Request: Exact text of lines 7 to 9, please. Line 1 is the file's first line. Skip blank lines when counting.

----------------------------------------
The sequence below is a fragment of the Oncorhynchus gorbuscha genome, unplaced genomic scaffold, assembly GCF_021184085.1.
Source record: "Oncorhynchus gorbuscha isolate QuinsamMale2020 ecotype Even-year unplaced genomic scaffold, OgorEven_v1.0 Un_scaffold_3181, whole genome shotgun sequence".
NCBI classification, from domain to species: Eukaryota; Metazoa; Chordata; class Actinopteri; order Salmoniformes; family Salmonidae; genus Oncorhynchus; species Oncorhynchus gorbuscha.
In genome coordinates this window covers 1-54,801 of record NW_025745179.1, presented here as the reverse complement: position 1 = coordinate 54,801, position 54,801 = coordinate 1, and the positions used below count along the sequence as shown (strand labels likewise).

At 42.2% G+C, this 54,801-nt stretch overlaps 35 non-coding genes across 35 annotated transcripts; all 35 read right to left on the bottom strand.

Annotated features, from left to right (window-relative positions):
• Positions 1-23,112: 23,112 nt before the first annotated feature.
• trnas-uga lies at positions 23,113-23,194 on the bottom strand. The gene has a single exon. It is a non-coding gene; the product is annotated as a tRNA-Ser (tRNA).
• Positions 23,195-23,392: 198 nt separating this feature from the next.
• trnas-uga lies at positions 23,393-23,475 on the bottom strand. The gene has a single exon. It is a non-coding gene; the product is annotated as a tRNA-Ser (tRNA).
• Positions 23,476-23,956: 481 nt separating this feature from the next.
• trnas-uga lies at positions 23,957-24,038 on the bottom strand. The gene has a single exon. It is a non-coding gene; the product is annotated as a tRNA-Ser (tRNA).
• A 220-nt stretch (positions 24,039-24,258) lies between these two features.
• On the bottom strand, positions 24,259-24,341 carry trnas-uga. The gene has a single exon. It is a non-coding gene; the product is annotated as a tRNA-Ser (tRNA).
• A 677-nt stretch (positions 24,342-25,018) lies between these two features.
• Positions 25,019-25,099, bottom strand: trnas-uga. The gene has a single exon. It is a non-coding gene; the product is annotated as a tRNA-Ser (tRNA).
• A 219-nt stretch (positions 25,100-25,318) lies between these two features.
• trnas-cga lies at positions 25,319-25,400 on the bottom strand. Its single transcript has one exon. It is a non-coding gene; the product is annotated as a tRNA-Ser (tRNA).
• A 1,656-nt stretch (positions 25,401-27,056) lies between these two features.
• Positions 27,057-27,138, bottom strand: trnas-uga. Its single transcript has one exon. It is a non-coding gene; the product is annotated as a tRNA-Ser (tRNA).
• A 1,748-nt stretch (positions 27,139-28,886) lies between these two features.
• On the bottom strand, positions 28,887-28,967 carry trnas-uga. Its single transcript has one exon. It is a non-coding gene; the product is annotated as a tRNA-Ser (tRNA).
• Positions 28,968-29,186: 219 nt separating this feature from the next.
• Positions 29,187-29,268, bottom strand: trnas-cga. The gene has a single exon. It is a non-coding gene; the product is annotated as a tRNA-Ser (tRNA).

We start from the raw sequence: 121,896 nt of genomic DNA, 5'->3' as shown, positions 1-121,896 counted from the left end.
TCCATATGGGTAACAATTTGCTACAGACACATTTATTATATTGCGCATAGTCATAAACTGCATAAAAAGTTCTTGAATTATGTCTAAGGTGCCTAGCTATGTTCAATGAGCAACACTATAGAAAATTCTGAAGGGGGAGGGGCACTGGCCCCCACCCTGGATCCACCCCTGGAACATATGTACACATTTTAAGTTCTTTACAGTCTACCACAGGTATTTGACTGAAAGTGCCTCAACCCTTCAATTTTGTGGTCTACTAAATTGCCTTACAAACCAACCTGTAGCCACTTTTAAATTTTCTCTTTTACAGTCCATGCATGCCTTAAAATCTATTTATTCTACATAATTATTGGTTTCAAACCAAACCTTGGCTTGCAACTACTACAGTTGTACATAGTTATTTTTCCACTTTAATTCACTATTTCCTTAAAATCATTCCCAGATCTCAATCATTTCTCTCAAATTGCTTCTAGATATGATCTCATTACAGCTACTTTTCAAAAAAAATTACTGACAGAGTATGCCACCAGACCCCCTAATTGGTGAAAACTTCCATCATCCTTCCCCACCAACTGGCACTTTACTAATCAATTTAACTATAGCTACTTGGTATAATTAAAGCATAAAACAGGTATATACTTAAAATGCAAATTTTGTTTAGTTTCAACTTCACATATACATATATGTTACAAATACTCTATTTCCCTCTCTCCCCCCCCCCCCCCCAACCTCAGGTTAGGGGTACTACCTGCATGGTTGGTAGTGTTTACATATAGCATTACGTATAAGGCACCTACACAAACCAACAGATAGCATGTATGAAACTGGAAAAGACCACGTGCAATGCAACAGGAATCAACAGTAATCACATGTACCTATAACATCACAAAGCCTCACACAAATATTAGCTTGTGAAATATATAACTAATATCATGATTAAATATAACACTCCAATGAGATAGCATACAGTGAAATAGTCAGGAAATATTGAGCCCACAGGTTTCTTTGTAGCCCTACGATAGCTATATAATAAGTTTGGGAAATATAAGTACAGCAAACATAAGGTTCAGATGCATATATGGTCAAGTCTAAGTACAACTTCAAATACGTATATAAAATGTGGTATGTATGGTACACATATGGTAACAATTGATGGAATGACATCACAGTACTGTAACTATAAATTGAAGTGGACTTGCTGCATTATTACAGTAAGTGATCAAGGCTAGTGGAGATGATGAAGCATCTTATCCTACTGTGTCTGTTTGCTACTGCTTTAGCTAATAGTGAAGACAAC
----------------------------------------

• Positions 1-23,112: 23,112 nt before the first annotated feature.
• trnas-uga lies at positions 23,113-23,194 on the bottom strand. The gene has a single exon. It is a non-coding gene; the product is annotated as a tRNA-Ser (tRNA).
• Positions 23,195-23,392: 198 nt separating this feature from the next.